|Year : 2015 | Volume
| Issue : 3 | Page : 660
Atypical giant chondroblastoma mimicking a chondrosarcoma
Sunita Dhanda1, Santosh Menon2, Ashish Gulia3
1 Department of Radiology, Tata Memorial Centre, Dr. Ernest Borges Marg, Parel, Mumbai, Maharashtra, India
2 Department of Pathology, Tata Memorial Centre, Dr. Ernest Borges Marg, Parel, Mumbai, Maharashtra, India
3 Department of Orthopedic Oncology, Tata Memorial Centre, Dr. Ernest Borges Marg, Parel, Mumbai, Maharashtra, India
|Date of Web Publication||9-Oct-2015|
Department of Radiology, Tata Memorial Centre, Dr. Ernest Borges Marg, Parel, Mumbai - 400 012, Maharashtra
Source of Support: None, Conflict of Interest: None
Chondroblastoma is a rare, benign tumor derived from chondroblasts, commonly presenting in the second decade of life. It is usually found in the epiphysis or apophysis of long bones; however, it may rarely affect flat bones like scapula. Occasionally a histologically typical chondroblastoma may exhibit an aggressive behavior that is not normally associated with benign tumors such as a large size, pulmonary metastases, joint and soft-tissue infiltration and local recurrence. We present a case report of a patient with chondroblastoma showing atypical radiological presentation and non-concordance with age.
Keywords: Acromion, atypical, chondroblastoma, chondroid matrix, giant
|How to cite this article:|
Dhanda S, Menon S, Gulia A. Atypical giant chondroblastoma mimicking a chondrosarcoma. J Can Res Ther 2015;11:660
| > Introduction|| |
Chondroblastoma is a rare, benign cartilaginous tumor of adolescents and young adults. It usually arises from the epiphysis or apophysis of long bones; however it may rarely affect unusual sites such as flat bones, small bones and temporal bone. Chondroblastoma of the scapula is extremely rare. , Here we report a case of chondroblastoma of scapula which was not only giant in size, but also manifested late in life.
| > Case report|| |
This was a case report of a 63-year-old male patient who presented with a history of insidious onset, gradually progressive swelling and pain of the left shoulder for the last 10 years. On physical examination, a non-tender, hard swelling measuring approximately 11 × 7 cm in size was noted at the tip of the left shoulder. Shoulder movements were painful with a limited range of abduction. There was no evidence of cervical or axillary lymphadenopathy. No clinical evidence of neurovascular involvement was noted. There was slight atrophy of the deltoid and rotator cuff muscles on the affected side.
Plain radiograph of the left shoulder [Figure 1]a and b revealed a grossly expansile lytic lesion involving the entire acromion process of the left scapula with marked cortical thinning. Cortex was imperceptible at certain places. The lesion showed extensive flocculent pattern of calcification consistent with a chondroid matrix. No periosteal reaction or associated extra-osseous soft tissue mass was noted. Rest of the scapula and proximal humerus were uninvolved. Acromioclavicular and glenohumeral joints were preserved.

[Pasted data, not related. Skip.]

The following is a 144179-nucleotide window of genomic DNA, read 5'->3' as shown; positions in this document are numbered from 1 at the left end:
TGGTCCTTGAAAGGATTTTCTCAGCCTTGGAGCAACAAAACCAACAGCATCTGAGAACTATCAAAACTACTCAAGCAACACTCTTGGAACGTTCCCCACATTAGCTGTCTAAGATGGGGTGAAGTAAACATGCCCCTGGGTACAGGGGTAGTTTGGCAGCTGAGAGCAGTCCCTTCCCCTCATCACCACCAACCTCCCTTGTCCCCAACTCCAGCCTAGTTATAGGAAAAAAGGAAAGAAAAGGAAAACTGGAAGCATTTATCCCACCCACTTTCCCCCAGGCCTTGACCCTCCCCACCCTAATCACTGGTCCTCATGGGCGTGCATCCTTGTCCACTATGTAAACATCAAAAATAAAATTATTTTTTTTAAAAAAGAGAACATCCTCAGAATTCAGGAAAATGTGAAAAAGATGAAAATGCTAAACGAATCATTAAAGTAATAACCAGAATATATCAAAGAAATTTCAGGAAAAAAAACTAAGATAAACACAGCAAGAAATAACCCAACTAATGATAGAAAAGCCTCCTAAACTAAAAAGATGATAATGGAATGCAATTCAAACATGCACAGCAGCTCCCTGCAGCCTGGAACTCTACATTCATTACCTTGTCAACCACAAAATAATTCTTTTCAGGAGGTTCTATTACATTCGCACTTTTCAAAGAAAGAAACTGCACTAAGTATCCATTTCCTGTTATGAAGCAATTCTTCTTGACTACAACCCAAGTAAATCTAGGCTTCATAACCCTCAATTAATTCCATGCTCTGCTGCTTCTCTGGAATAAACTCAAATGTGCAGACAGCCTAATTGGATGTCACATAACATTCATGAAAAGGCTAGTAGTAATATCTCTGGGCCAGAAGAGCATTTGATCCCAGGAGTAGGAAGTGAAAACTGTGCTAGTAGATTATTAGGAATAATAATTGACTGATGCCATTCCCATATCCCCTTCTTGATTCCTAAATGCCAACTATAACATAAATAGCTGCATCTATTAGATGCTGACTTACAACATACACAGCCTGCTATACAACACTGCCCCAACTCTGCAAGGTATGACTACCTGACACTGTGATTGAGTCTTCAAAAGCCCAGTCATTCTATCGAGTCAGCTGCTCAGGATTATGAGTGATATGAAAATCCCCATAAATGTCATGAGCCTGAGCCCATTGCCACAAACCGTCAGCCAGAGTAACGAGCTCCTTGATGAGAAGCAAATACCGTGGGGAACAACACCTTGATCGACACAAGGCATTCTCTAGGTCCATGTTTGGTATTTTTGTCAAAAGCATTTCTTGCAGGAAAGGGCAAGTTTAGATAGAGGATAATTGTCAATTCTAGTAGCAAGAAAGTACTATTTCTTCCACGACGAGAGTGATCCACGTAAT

|Figure 1: Frontal (a) and oblique (b) radiographs of the left shoulder joint reveal a grossly expansile lytic lesion of the acromian process with marked cortical thinning. Punctate and flocculent chondroid pattern of matrix calcification is noted|
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J needle biopsy of the mass revealed a low grade chondroid lesion. The case was discussed at the multidisciplinary meeting. Based on the patient's age, lesion location, chondroid pattern of matrix mineralization and giant size of the lesion, a consensus pre-operative diagnosis of chondrosarcoma was made. No other differential diagnosis was considered. Patient underwent magnetic resonance imaging (MRI) for local staging and computed tomography (CT) of thorax to evaluate for any pulmonary metastases. CT scan of thorax demonstrated a chondroid lesion of the left acromion process with marked cortical thinning. There was no extra-osseous soft tissue mass. No evidence of pulmonary or mediastinal nodal metastases was seen. MRI revealed a lobulated soft-tissue mass of the acromion, showing isointense signal to muscle on T1 and hyperintense signal on T2-weighted images. There was no intra-articular extension into the left acromio-clavicular joint. No skip lesions were detected. In view of the combined clinical, radiologic and histologic review, en-bloc scapulectomy was agreed upon as the treatment of choice.
En-bloc resection of the scapula was performed. Histopathological examination [Figure 2] of the excised specimen revealed cellular tumor with interspersed hyalinized areas within. The cellular foci comprised of small to medium size cells with nuclear grooves and moderate cytoplasm. Focal pathognomonic chicken wire calcification was noted. These microscopic features were compatible with the diagnosis of a benign chondroblastoma. S100 immunohistochemical stain was performed on the surgical specimen, which was strongly positive. Chondrosarcoma was excluded based on the presence of only sparse mitosis without any atypical cellular hyperplasia.